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In his Introduction Professor Hayek argues that political thought is still restricted by the use of outdated terms which reflect subjective explanations of social institutions.
Order enables us to explain the world about us, but not all social order is the product of deliberate action. Some orders are spontaneous by-products of human activity. Professor Hayek suggests that the term ‘cosmos’ be adopted to describe them. The term ‘taxis’ is to be reserved for orders or arrangements intended to
serve specific human purposes.
A cosmos cannot be claimed to have a purpose because it is not deliberately created by men; it is self-regulating. A taxis has an organiser and is therefore more limited than a spontaneous cosmos that utilises the knowledge of all its individual elements. For the same reason the outcome of a cosmos will always be unpredictable. A taxis is more efficient than a cosmos when the purpose to be served reflects a given hierarchy of ends.
Two types of rules or norms correspond to the two social orders and modern European languages do not conveniently reflect the distinction between them. Professor Hayek proposes adopting ‘nomos’ to describe the universal rules of just conduct which will regulate a cosmos. In contrast he describes a rule applicable to particular people, or serving the ends of the rulers in a taxis as a ‘thesis’. A nomos has the advantage of not obliging individuals to perform particular actions; they can use for their own purposes knowledge not possessed by the rulers. The distinction between nomos and thesis roughly corresponds to that between private and public law. The mistaken belief in the pre-eminence of public law results from its deliberate creation for particular purposes. Private case law is universally applicable and independent of specific ends, but there is no comparable limitation to the norms established by legislation. Public law is in this way transforming the social order from the nomos into a taxis.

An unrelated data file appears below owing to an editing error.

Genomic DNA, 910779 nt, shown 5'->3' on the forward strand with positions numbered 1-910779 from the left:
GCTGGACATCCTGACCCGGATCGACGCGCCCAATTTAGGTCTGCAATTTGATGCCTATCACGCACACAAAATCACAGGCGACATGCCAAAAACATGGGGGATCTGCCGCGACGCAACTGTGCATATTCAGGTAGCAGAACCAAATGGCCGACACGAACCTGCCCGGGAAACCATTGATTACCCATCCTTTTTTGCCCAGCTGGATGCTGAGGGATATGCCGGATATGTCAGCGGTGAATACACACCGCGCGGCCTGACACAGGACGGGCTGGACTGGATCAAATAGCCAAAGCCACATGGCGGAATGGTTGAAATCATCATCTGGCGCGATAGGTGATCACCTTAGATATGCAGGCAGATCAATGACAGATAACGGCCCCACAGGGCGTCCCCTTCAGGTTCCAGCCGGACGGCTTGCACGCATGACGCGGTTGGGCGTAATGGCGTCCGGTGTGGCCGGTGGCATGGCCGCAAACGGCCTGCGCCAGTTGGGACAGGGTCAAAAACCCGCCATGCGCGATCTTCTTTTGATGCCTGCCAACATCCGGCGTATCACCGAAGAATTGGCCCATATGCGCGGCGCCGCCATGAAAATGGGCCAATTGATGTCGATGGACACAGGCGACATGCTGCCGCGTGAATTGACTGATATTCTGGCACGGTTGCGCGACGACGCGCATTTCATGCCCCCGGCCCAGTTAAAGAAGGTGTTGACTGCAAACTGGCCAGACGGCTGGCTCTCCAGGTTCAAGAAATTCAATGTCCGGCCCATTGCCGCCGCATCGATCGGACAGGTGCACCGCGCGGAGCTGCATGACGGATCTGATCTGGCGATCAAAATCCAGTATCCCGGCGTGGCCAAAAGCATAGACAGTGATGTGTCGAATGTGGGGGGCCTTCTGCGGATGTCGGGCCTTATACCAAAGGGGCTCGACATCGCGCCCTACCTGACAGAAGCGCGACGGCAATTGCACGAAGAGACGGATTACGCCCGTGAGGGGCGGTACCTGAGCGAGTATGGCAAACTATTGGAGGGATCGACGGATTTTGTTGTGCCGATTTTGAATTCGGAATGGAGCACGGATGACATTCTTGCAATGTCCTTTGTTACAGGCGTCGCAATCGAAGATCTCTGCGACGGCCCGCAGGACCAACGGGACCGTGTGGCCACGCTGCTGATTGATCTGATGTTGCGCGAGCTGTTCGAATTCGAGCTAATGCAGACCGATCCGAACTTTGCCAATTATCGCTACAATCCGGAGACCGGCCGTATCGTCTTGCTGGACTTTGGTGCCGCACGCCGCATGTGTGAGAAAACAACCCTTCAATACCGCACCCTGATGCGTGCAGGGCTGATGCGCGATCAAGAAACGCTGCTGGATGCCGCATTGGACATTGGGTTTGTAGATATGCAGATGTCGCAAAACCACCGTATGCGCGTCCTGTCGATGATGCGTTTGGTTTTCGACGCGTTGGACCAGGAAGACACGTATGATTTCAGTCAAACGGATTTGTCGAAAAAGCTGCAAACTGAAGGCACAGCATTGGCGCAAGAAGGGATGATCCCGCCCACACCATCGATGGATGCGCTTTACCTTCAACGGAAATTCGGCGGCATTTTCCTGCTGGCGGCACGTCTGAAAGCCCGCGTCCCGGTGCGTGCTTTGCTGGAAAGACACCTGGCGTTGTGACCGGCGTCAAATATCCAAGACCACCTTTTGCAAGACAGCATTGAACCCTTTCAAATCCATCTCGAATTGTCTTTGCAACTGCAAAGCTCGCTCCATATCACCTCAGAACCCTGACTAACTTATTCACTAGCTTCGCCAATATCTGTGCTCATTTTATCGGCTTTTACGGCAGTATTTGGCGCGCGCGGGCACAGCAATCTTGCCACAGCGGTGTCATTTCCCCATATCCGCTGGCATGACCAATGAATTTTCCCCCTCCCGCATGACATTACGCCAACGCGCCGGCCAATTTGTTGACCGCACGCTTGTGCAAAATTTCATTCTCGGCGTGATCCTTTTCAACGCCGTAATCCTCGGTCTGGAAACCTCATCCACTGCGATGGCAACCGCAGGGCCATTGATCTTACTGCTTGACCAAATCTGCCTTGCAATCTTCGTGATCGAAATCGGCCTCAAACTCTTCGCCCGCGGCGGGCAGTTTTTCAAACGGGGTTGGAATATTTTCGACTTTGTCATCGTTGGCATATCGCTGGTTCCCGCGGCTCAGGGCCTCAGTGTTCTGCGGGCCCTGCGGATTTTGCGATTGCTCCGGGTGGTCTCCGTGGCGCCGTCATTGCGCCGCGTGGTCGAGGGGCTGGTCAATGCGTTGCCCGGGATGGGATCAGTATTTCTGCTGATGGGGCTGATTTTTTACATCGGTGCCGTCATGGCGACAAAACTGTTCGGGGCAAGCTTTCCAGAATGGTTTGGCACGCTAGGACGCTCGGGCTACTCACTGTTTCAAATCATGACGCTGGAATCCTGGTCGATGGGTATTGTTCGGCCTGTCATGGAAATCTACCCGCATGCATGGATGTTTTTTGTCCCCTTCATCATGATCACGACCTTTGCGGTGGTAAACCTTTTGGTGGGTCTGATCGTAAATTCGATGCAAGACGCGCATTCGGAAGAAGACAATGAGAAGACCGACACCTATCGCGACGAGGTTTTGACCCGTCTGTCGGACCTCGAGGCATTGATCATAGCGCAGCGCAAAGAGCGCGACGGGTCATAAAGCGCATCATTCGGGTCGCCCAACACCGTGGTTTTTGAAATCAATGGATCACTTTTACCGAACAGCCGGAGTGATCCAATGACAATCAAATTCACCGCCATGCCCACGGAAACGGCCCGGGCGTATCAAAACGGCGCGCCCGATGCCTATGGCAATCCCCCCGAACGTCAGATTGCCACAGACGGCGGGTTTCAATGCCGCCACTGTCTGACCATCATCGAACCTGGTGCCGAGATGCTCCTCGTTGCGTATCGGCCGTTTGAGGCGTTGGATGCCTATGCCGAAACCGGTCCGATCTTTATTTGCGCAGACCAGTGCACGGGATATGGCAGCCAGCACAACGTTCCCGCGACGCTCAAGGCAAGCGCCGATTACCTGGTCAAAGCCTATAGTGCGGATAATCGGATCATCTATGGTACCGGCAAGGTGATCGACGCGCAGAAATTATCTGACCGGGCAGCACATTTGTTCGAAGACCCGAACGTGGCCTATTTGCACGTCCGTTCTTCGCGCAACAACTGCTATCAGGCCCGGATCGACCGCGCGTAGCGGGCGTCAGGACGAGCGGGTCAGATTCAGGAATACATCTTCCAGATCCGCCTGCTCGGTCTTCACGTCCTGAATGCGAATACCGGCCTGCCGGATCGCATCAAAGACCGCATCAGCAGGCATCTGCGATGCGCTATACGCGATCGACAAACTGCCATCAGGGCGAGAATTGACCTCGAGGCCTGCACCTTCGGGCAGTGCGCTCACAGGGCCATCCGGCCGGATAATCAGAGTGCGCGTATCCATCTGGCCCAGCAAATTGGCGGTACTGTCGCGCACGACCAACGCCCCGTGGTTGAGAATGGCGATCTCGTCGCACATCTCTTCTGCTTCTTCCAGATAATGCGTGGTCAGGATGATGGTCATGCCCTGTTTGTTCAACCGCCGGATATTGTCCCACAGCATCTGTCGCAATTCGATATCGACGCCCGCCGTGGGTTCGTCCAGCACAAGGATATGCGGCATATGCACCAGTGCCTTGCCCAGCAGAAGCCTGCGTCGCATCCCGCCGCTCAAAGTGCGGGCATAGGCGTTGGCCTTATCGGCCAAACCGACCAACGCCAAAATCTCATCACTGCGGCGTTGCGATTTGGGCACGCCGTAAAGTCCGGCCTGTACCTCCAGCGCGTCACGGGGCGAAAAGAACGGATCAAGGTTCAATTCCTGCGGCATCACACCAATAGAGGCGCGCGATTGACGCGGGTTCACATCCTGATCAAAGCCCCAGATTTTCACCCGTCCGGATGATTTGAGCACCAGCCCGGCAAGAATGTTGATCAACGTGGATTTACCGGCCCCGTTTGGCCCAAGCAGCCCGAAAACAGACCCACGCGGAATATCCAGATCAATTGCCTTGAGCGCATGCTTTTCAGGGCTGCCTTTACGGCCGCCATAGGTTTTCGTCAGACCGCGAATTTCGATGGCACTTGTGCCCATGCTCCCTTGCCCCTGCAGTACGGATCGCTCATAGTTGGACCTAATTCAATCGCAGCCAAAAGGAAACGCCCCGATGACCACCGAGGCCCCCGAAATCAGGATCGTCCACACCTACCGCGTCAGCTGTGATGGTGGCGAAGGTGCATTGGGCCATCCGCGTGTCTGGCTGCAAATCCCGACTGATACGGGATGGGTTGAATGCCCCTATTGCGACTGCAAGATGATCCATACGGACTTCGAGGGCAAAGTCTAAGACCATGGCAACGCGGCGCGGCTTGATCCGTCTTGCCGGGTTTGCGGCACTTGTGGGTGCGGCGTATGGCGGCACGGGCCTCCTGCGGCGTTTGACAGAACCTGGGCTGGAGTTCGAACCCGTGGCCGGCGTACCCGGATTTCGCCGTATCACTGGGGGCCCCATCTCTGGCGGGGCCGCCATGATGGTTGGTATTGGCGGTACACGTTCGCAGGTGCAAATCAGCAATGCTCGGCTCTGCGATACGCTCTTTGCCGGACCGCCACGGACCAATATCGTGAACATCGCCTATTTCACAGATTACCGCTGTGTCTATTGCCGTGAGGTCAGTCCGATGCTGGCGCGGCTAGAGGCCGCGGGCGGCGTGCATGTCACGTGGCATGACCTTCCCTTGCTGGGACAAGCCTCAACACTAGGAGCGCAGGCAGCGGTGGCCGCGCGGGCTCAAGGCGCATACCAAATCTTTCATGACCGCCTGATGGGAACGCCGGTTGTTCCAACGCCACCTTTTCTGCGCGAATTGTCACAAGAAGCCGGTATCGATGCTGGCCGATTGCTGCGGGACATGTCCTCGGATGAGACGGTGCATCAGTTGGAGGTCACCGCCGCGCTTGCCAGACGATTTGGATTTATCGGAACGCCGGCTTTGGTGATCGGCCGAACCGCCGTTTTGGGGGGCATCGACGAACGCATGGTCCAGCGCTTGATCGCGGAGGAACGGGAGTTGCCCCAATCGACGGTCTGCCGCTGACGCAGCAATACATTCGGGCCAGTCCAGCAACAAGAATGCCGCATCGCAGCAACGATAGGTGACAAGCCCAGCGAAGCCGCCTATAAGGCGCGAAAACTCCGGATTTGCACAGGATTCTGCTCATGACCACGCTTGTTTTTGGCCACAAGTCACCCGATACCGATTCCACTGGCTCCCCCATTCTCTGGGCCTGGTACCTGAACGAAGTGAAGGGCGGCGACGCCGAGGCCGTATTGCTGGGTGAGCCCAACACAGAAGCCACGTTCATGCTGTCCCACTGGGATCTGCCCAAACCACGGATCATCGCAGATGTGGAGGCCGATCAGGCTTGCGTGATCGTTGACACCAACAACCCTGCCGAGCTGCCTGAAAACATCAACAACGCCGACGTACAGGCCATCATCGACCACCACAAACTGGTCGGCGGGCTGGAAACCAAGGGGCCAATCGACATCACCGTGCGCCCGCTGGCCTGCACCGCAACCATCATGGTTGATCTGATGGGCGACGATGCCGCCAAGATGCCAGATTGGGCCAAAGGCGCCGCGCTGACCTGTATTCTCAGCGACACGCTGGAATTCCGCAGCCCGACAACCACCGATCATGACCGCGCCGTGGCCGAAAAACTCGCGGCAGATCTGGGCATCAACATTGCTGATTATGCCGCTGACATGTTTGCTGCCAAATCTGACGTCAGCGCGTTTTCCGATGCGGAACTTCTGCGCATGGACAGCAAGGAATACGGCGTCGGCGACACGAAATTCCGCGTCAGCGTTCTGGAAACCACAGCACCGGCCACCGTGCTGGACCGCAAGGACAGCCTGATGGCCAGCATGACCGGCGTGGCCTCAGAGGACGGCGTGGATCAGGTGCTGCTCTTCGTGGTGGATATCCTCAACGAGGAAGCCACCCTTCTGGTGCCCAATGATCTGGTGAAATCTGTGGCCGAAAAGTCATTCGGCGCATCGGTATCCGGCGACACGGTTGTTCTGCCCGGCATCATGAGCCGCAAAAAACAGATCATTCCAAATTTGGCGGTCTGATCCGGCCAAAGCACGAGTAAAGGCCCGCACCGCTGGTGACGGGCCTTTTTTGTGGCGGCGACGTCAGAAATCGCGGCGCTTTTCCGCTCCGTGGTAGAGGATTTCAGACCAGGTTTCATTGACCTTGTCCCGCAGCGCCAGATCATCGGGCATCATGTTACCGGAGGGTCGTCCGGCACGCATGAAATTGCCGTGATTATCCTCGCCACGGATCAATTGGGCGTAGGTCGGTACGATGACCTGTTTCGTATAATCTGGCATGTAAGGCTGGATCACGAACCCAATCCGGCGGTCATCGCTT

Men may know how to act without being able to express the rule governing their conduct. Conclusions derived from artificial rules will therefore not be tolerated by society if they conflict with the conclusions to which unarticulated rules lead.
The substitution of the term ‘will’ for the older term ‘opinion’ has proved unfortunate. The order of an open society depends largely on opinions which have been effective long before men could explain why they held them. Successful action depends as much on knowing what to do as on understanding consequences. Taboos or inhibitions are therefore a necessary basis for successful life. Civilised order requires the observance of general rules rather than rules prescribing conduct. All moral problems arise from a conflict between values (i.e. rules which tell us some kinds of actions must be avoided) and knowledge that particular desirable results can be achieved in a given way. It is our ignorance which makes it necessary for us to accept limits. The actions of a person guided only by calculable results would soon prove unsuccessful. The members of an open society cannot agree on specific ends. They can only hold values in common.
Professor Michael Oakeshott’s nomocracy corresponds to Professor Hayek’s cosmos, and teleocracy to his taxis.
The word ‘economy’ is unfortunately used to describe both types of order. A market economy ought not to be judged by its ability to serve a hierarchy of ends. It is a spontaneous cosmos which can be described as a catallaxy in distinction to an economy (e.g. household) which serves individual purposes. Competition tends to minimise the cost of production. Individual incomes are determined partly by skill and partly by luck in order that total output can be as large as possible. A competitive market does not preclude government action from outside the market to help people who cannot earn a given minimum. But attempts to make the market itself serve some ideal of distributive justice will reduce the total wealth in which all can share.
Democracy meant that whatever ultimate power there was should be in the hands of the people. But the term implied nothing about the extent of that power, and certainly not that it should be unlimited. An elected legislature that does not confine itself to establishing universal rules of just conduct will soon be driven by vested interests to serve particular private ends. A court of justice is needed that can say whether the acts of a representative assembly do or do not possess the formal properties necessary for valid law. Though the assembly’s power would be supreme it would not be unlimited. Members of the law-making assembly (as distinguished from the governmental assembly) would be elected for long periods, each generation electing once in their lives, say, in their fortieth year. The law-making assembly would therefore consist of people between 40 and 55. The creation of such a body would make possible the separation of powers which has never existed anywhere in practice. The word ‘democracy’ is now indissolubly associated with the conception of the unlimited power of the majority. A new word is needed to stand for what ‘democracy’ originally expressed. ‘Demarchy’ describes such a limited government.